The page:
The Power Of Dashboards As A Management Tool

In November 2021 I gave a virtual talk as part of the IT Non-Stop 2021 Conference. Here is a recording of that talk.

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Office Based Osmosis

Recently my collegue Chris Sheldon posted an article titled “Under Pressure”. It’s excellent so please take a few minutes to have a read of it.

Ok, are you back? Great. Chris talks in part about feeling like he misses absorbing knowledge through osmosis in an office.

Osmosis, in case you’ve forgotten your biology lessons, is the spontaneous passage of something through a semipermeable membrane. In this case, we’re talking about knowledge entering your head without you needing to consciously do anything about it.

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Ownership and High Performing Teams

Imagine you’re making a change to a codebase you don’t like. Testing is difficult and you don’t have a good understanding of how all the parts of the system fit together. It’s tempting to just do a bit of cursory testing, deploy it to production and keep your fingers crossed. This is not a pleasant situation to be in, and will inevitably lead to production incidents, sad developers and cross managers.

As a manager, if you encounter a situation like this you’ve got a choice to make about how to fix it. Instinctively you might want to put more processes in place around deployment and testing. Maybe kick off a project to refactor the code base and make testing easier.

Maybe you can reduce failed deployments, but at what cost? Slower development caused by extra bureaucracy and more policies to follow is going increase friction, delay releases and eventually lead to an unhappier team.

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Anti-Consumer Electric Car Charging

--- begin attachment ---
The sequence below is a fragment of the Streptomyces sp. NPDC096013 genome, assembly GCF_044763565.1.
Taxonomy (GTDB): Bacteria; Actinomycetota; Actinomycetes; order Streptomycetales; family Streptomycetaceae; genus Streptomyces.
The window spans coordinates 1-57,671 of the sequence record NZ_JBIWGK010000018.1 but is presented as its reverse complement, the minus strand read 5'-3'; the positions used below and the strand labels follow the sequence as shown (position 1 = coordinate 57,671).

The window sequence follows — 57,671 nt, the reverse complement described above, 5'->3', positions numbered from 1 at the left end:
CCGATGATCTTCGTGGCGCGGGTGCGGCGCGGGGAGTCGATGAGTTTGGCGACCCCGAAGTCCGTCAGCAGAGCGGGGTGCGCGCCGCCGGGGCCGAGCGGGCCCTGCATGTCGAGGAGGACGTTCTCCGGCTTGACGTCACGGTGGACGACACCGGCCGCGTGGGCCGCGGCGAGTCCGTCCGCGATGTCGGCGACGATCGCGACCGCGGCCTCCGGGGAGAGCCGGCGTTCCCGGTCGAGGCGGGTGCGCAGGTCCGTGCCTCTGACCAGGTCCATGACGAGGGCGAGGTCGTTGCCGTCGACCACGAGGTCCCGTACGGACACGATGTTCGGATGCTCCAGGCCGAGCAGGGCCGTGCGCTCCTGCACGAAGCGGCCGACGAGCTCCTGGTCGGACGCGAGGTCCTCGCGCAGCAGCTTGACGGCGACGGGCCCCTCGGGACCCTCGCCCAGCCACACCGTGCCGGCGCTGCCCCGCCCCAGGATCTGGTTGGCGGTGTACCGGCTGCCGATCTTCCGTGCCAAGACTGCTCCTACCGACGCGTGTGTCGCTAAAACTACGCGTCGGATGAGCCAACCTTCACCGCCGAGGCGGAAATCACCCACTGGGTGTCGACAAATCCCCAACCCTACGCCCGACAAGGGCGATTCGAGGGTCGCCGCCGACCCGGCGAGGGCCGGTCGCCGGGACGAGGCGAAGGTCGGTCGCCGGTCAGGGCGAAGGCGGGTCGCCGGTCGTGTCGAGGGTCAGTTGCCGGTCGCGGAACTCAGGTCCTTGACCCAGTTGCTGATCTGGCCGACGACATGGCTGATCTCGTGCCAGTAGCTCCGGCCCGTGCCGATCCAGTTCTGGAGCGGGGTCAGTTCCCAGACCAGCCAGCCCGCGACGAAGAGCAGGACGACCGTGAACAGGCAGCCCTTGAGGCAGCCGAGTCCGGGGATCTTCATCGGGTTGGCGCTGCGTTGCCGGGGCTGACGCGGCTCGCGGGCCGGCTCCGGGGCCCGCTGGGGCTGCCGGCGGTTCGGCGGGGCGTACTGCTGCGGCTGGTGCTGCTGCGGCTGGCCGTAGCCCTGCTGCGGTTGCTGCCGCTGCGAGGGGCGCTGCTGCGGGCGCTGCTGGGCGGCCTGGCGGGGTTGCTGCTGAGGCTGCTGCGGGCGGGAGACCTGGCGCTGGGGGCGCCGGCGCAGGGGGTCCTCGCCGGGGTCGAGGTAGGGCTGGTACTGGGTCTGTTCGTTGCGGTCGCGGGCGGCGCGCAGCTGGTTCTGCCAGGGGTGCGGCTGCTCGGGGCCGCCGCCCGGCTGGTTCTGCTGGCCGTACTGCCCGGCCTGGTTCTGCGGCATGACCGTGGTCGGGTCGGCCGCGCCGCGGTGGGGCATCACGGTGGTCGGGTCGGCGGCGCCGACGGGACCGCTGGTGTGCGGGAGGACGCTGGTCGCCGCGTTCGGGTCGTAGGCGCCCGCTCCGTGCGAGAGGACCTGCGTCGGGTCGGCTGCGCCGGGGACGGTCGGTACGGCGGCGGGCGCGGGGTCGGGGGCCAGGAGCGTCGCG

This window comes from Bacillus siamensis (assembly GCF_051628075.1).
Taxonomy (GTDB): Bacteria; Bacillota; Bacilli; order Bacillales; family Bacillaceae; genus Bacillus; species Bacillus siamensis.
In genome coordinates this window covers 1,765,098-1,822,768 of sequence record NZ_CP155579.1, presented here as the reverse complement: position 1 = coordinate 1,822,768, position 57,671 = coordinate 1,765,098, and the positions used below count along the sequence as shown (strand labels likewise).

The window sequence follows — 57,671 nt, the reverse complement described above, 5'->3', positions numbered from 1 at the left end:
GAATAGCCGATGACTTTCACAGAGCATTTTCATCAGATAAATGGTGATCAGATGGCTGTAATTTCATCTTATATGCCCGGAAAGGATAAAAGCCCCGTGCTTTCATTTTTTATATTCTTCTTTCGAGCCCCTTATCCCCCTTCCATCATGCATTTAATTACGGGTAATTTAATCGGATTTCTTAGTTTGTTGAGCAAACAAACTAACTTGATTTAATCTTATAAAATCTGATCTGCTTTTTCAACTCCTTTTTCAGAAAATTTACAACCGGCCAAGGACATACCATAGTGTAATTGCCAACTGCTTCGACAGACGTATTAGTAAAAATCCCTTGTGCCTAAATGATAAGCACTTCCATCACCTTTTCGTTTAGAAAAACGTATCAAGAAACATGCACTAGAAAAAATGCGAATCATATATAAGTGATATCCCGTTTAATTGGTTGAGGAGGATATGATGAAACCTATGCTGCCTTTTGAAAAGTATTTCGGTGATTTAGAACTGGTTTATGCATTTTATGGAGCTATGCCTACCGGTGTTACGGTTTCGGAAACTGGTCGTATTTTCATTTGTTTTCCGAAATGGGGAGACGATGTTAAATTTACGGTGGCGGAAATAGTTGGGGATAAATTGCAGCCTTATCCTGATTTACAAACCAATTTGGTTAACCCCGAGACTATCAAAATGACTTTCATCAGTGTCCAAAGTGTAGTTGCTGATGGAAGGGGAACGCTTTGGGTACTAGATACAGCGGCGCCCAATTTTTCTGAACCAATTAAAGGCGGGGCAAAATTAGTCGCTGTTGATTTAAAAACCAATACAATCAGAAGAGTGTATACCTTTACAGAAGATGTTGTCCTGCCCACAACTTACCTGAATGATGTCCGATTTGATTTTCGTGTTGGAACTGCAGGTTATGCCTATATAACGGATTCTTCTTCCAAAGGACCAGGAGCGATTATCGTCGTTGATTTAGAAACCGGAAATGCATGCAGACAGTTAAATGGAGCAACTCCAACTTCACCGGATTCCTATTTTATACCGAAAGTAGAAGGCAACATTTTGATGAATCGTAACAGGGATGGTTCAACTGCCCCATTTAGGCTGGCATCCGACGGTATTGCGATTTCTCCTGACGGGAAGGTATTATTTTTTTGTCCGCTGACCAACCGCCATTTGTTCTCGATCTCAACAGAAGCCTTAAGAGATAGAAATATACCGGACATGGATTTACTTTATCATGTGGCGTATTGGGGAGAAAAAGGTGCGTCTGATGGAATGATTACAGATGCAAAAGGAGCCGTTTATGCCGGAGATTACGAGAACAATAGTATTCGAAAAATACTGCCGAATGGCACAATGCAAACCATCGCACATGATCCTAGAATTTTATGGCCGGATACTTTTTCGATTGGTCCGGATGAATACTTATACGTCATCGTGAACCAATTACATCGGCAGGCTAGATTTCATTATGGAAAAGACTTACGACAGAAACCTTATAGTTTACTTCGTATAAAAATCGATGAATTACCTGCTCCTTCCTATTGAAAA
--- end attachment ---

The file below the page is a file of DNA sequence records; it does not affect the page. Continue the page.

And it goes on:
Recently I went on holiday to the island of Jersey in the Channel Islands. As an electric car owner this currently requires more planning than I would like. Inevitably, running an electric car on holiday is not quite as convenient as being able to charge your car up at home, or being able to pop into a petrol station and fill up in a couple of minutes. There are three 50kw chargers on the island, which can get me from 20% to 90%+ in just under an hour. Given the size of the island a full battery will last for five or six days, so we expected this to be ok.

Although we’ve owned a Tesla for around nine months at this point our only drive longer than the range of the car was to Northern Ireland and back, which necessitated a single stop in each direction at a Tesla Supercharger and was quick and easy, exactly what you’d hope for. While we were there we were able to charge using a three-pin plug where we were staying, so charge was not an issue. Unfortunately, the rented accommodation we were staying in on Jersey didn’t have a plug near the car park, so charging overnight was not an option.

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Deriving From Untypable Classes

There’s going to be a bit of a change of pace this week, compared to my more recent posts. This time we’re going to be getting deep into the weeds of Python typing.

One of the biggest recent changes to Python has been the introduction of type annotations. Back in the dim and distant past I did my third-year university project on type inference in Python, around the time of Python 2.3. Now though, it’s a much more mainstream part of the Python ecosystem. Alongside tools like black and pylint, the type checker mypy is a core part of my standard Python set-up.

Adding type annotations to your code, and integrating a type checker into your CI pipeline gives you many of the benefits of a statically typed language, while retaining most the speed of development that is associated with Python. The dynamic nature of Python, and the fact that type annotations haven’t been widely adopted by libraries that you might depend on, means that type checking has its limitations and sadly this means it might not be obvious when the type checker has exceeded its abilities to detect errors.

Recently I was investigating a CI pipeline failure for a merge request opened by Renovate for Google’s BigQuery Python API library. The failure was in pylint, saying that a type didn’t have the attribute name we were using. At first, this seemed like a simple failure, but after more investigation, I noticed something odd about it.

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